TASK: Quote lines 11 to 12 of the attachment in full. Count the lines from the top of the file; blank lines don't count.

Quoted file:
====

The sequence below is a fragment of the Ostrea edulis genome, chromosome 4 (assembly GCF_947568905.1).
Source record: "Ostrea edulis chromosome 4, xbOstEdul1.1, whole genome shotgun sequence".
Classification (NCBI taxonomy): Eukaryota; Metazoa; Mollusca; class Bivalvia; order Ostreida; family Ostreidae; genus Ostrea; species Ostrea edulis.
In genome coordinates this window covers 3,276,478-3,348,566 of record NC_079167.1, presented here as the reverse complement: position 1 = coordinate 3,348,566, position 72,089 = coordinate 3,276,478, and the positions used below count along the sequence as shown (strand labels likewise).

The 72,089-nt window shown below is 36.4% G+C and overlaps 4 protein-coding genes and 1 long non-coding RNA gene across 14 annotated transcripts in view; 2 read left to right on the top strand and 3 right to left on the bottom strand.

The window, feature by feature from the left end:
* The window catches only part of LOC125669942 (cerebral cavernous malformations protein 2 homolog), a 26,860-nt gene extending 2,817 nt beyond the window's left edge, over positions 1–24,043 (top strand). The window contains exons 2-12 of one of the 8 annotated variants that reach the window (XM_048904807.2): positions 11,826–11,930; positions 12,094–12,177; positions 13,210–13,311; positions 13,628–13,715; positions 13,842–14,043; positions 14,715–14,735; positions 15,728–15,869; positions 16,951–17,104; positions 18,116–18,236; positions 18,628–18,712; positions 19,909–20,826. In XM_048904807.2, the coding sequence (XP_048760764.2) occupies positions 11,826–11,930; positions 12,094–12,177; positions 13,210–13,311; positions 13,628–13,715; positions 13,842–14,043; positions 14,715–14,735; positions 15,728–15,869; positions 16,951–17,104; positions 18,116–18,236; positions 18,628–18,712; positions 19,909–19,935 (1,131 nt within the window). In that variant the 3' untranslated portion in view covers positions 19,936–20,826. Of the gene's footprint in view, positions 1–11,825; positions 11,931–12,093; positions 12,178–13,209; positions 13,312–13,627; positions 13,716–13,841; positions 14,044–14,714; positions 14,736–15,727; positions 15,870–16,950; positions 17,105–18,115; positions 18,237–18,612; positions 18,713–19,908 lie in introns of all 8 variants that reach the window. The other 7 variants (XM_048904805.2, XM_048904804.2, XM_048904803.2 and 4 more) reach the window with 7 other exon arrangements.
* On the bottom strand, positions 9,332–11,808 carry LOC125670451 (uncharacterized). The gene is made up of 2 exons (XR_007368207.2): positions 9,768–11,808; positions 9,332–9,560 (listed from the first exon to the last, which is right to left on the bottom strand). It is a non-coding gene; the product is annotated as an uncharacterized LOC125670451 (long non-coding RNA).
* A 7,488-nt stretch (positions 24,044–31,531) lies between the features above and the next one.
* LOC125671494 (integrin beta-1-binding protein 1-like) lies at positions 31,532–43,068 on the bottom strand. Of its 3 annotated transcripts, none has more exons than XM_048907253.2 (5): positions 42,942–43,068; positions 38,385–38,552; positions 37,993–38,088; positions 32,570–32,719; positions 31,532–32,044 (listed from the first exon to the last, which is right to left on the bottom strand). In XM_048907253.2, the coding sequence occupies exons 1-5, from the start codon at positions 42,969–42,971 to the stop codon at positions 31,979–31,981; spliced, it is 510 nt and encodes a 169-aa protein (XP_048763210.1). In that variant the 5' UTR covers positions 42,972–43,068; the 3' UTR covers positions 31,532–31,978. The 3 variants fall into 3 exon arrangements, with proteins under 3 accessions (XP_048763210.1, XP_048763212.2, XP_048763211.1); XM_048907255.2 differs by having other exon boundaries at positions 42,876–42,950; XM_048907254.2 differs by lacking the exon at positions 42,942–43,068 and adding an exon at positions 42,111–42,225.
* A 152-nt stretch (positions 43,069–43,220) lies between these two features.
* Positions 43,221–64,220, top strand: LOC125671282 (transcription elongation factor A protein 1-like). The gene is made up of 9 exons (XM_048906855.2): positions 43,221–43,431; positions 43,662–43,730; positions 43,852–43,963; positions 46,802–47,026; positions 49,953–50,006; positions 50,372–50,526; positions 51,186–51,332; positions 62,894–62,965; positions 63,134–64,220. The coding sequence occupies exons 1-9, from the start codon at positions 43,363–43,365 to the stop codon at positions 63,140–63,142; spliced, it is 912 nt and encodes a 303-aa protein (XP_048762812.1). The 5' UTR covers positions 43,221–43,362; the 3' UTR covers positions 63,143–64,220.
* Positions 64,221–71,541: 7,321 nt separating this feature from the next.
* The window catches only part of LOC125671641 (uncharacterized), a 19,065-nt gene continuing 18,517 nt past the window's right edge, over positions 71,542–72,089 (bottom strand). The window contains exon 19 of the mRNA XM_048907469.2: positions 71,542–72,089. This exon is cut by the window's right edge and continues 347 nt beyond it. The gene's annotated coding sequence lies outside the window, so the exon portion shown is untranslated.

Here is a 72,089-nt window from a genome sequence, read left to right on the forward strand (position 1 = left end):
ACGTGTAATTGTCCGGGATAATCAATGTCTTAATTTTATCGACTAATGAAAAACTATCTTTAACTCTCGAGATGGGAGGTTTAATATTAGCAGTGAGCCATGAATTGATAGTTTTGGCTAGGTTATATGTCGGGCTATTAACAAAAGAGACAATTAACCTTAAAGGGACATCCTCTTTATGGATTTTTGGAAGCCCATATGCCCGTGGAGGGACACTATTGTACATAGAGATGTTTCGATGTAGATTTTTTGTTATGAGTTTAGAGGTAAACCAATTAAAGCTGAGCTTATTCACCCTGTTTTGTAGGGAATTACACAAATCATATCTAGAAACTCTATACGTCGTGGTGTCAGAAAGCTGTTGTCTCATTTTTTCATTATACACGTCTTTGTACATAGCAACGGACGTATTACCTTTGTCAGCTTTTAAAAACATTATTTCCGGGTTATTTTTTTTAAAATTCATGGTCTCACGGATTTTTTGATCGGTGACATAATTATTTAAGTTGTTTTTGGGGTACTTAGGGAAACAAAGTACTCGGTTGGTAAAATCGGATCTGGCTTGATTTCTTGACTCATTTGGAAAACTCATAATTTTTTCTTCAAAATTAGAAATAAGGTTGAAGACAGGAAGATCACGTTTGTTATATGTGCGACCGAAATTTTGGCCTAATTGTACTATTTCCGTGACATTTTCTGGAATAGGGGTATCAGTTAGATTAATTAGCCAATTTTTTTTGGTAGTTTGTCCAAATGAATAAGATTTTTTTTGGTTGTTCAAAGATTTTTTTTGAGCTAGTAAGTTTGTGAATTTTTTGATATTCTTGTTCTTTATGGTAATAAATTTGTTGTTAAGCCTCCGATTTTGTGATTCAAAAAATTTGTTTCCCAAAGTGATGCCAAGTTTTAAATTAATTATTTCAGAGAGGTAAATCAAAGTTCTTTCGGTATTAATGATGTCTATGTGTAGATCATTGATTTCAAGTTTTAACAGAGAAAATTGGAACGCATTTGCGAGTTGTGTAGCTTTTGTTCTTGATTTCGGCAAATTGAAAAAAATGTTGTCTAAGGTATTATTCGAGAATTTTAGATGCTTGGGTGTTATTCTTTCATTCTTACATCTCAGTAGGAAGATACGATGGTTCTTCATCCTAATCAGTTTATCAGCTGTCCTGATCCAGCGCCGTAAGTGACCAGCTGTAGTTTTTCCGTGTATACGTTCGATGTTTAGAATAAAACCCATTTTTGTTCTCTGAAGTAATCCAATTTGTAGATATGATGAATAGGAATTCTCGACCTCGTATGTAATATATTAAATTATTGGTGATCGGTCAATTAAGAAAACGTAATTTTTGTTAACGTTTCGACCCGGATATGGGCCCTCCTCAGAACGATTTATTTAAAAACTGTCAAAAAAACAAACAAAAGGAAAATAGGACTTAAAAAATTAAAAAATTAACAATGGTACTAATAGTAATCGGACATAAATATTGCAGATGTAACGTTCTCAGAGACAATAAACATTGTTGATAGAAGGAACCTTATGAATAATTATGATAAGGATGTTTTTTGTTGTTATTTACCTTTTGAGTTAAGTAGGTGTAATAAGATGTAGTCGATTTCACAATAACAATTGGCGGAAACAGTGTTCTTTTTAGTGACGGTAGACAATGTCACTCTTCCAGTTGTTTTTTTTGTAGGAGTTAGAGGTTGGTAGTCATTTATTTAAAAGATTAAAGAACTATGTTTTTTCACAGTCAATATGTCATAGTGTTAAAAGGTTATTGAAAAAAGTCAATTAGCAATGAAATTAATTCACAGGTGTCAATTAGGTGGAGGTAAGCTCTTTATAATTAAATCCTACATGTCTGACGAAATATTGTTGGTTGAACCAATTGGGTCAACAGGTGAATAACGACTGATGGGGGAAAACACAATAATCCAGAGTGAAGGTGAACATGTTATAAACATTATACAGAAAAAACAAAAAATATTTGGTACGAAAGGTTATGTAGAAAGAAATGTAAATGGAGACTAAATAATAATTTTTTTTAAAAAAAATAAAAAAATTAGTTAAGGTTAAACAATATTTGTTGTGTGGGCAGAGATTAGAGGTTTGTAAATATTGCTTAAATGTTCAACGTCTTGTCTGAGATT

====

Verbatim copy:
* A 152-nt stretch (positions 43,069–43,220) lies between these two features.
* Positions 43,221–64,220, top strand: LOC125671282 (transcription elongation factor A protein 1-like). The gene is made up of 9 exons (XM_048906855.2): positions 43,221–43,431; positions 43,662–43,730; positions 43,852–43,963; positions 46,802–47,026; positions 49,953–50,006; positions 50,372–50,526; positions 51,186–51,332; positions 62,894–62,965; positions 63,134–64,220. The coding sequence occupies exons 1-9, from the start codon at positions 43,363–43,365 to the stop codon at positions 63,140–63,142; spliced, it is 912 nt and encodes a 303-aa protein (XP_048762812.1). The 5' UTR covers positions 43,221–43,362; the 3' UTR covers positions 63,143–64,220.